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Opinion: Now is the time to face race

Paradigm shifts happen and I would respectfully suggest we are going through one.

In 1893, Alfred Werner proposed a system for the structure of inorganic chemical compounds that explained why some species composed of the same constituents exhibited different chemical properties such as colour and conductivity. 

His ideas were met with a great deal of scepticism as the prevailing model at the time was one proposed by Sophus Mads Jorgensen in which inorganic compounds were envisioned to form catenated structures similar to those proposed for organic chemistry. To put that in simpler terms, Jorgensen’s theory had atoms forming chains; Werner’s didn’t. 

The two gentlemen went at it in the literature for several years with Jorgensen being the senior statesman holding onto the past and Werner being the young buck trying to drag the discipline into the future. 

In the end, Werner won out. His evidence and results were undeniable. Indeed, in a story that is likely apocryphal, Werner presented his results at a conference with Jorgensen present. At the end of Werner’s presentation, Jorgensen is supposed to have stood and said “Dr. Werner, you have convinced me. I was wrong. I shall use your system of nomenclature from now on” (or something like that). And he did. He became Werner’s biggest supporter. 

This is not one of the more well-known controversies in the early days of chemistry. Indeed, if I wasn’t trained in inorganic chemistry, I likely would never have heard of it. But the results of Werner’s work led to the development of an area called “coordination chemistry,” which has been much of my life’s work. You may hear more about coordination chemistry in the future as “metal organic frameworks” start to make their way out of the laboratory and into modern technology. 

I mention this story not for its scientific interest but because it is one of the rare examples of a dramatic and complete paradigm shift within science which can be traced to a singular moment in time. Prior to that fateful conference, the majority of chemists believed in Jorgensen’s approach and nomenclature, often ridiculing Werner’s theories. After the conference, it was Werner who was triumphant and Jorgensen’s work became an interesting historical sidenote.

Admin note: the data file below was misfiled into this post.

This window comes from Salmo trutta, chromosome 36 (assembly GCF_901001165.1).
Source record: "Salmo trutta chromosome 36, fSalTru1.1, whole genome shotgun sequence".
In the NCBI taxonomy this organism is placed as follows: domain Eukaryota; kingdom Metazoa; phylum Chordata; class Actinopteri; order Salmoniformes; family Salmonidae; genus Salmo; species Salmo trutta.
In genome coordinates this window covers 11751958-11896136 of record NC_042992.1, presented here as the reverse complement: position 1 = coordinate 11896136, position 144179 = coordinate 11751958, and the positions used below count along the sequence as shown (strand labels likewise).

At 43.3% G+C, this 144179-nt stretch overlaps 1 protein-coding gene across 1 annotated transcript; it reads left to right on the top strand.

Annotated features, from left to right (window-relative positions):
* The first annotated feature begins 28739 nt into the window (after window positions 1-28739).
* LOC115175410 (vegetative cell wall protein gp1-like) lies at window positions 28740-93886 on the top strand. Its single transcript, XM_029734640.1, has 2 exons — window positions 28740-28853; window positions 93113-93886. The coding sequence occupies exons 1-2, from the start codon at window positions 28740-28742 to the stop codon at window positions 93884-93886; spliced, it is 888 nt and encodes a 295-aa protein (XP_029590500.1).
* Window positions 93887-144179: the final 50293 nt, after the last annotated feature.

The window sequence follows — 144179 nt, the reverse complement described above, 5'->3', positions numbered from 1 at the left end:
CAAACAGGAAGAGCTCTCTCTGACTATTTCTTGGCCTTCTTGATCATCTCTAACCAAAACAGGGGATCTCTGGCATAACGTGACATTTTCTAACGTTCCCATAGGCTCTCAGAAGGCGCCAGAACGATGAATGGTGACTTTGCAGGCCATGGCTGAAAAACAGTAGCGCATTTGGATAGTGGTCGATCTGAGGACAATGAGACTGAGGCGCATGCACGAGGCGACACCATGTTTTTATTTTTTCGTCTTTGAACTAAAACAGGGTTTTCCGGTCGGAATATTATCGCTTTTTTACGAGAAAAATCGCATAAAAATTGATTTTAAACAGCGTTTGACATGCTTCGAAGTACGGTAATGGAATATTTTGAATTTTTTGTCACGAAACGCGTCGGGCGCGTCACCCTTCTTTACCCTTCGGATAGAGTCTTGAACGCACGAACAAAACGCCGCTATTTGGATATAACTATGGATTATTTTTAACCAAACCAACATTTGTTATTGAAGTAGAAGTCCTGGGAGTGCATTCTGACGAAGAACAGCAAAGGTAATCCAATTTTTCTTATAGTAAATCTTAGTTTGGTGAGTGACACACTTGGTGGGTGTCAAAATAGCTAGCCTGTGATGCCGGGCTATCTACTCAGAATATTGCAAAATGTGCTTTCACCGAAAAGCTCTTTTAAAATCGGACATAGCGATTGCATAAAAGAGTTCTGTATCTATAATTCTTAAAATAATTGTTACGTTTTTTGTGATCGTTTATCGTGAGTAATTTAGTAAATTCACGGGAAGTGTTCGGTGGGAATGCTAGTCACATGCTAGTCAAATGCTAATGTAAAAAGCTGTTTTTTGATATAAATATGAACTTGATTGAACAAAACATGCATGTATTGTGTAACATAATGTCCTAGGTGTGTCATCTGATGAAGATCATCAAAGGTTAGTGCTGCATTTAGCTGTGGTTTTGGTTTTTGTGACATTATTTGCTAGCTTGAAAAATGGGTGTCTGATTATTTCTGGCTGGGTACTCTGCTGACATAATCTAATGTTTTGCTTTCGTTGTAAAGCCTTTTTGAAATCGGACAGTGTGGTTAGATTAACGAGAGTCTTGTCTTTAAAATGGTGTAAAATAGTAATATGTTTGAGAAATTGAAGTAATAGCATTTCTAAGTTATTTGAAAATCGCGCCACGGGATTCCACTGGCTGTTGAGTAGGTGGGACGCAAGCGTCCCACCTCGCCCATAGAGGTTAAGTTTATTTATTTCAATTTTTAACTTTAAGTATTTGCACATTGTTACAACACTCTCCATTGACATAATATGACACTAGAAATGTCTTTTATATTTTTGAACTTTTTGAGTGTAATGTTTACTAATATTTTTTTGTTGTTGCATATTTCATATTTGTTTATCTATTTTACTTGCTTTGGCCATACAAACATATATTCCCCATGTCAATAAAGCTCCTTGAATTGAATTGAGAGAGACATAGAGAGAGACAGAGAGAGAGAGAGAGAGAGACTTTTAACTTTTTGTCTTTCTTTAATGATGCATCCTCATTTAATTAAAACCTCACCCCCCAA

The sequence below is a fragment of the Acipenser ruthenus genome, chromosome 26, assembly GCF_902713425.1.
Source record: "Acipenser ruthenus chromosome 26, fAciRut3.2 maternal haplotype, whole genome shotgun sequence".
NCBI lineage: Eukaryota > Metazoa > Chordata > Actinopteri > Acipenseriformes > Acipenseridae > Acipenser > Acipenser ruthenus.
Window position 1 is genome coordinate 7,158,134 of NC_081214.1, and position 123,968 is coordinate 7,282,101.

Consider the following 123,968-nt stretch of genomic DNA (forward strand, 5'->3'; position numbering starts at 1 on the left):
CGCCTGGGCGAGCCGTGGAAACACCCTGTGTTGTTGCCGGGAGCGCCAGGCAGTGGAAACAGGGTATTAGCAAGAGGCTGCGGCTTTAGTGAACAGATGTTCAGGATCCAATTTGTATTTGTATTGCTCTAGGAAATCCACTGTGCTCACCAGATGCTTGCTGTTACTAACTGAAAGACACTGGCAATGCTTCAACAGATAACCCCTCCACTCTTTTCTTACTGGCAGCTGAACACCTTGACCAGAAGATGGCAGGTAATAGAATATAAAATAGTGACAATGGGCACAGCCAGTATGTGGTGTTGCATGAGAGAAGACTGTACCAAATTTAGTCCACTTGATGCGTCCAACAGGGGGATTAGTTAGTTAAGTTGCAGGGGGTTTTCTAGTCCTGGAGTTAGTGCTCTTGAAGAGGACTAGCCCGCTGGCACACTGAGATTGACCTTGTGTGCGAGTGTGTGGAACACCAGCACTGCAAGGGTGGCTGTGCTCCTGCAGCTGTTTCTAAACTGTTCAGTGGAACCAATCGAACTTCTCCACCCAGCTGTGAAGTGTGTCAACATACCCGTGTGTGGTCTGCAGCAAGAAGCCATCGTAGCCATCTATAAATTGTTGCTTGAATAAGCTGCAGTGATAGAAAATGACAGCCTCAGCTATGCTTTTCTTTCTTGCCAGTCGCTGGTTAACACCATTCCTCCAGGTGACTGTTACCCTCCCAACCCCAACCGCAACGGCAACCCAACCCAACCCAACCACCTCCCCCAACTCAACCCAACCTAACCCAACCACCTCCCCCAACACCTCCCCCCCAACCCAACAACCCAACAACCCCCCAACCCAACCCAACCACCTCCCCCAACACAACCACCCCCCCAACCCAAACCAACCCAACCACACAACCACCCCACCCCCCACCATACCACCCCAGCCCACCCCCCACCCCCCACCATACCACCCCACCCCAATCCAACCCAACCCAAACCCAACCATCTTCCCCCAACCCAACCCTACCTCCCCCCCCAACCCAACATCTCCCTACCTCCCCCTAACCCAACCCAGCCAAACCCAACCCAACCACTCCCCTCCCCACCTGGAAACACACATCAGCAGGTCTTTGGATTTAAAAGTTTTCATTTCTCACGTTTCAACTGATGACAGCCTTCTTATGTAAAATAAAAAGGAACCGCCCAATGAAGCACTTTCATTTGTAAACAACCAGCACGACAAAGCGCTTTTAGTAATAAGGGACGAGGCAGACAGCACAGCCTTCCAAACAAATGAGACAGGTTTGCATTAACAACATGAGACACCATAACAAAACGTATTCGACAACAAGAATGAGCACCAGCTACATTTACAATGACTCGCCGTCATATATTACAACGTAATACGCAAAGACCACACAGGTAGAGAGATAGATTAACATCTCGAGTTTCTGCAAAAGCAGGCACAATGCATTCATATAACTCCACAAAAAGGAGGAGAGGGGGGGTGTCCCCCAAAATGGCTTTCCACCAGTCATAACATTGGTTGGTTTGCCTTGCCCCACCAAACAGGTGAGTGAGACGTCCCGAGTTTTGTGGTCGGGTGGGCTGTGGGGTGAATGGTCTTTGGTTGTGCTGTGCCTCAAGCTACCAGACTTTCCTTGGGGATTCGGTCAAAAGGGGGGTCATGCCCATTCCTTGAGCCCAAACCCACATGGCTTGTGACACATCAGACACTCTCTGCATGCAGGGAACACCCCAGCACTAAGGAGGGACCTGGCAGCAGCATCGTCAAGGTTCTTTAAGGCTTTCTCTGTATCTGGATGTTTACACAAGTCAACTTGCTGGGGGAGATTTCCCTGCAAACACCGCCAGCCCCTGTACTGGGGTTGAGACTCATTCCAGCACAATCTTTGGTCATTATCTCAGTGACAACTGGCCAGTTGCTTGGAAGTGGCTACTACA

Paradigm shifts in science happen all the time. It is part of the nature of what scientists do. We almost expect that our best work will one day be swallowed by some future theory or change in our understanding. We are very used to finding out our research has come to naught. And our experiments haven’t worked. 

It isn’t easy to accept you have been wrong. Indeed, there have been some ugly incidences in the history of science where shifting the current understanding of knowledge has taken a tremendous toll both academically and personally. 

There are also some more famous stories. Albert Einstein is probably the most famous physicist of all time and his work on relativity unlocked our understanding of time and space. He explained the cosmos on the grandest of scales but when it came to looking inside the atom where quantum mechanics reigns, he could not countenance what the theories had to say. 

Quantum mechanics depends on probabilities and shifts the world from a deterministic one to a much more random structure. Einstein’s famous retort to the whole idea is captured in his utterance: “The old one does not play dice with the universe.” And yet, that is the way the universe functions. 

Einstein is reported to have come to terms with quantum mechanics eventually but right up to the end of his days he was reportedly trying to reconcile the world of the very tiny with the very large universe. 

Why mention all of this? Because paradigm shifts happen. And I would respectfully suggest we are going through one. 

Over the past year, there has been a major shift in societal understanding around the world on the effects of race and racial inequality. Race is a constructed concept as we are all human beings. But it was a concept used in the “age of exploration” to distinguish between people and place them into groups with no legitimate basis other than to make some people superior to others. 

This spawned thousands of years of racial inequality. When the world’s population was a fraction of today’s and we all lived in separate parts of the world far from each other, we could pretend people from elsewhere were somehow different. 

But in today’s crowded world, where anyone can get almost anywhere in a matter of days, the notion that we are not all one race has seen its day. We need a paradigm shift in our understanding of ourselves and our racial history. Some of the truths are going to be uncomfortable but they are true nonetheless. 

It is time to face up to the truths of the past and shift the paradigm.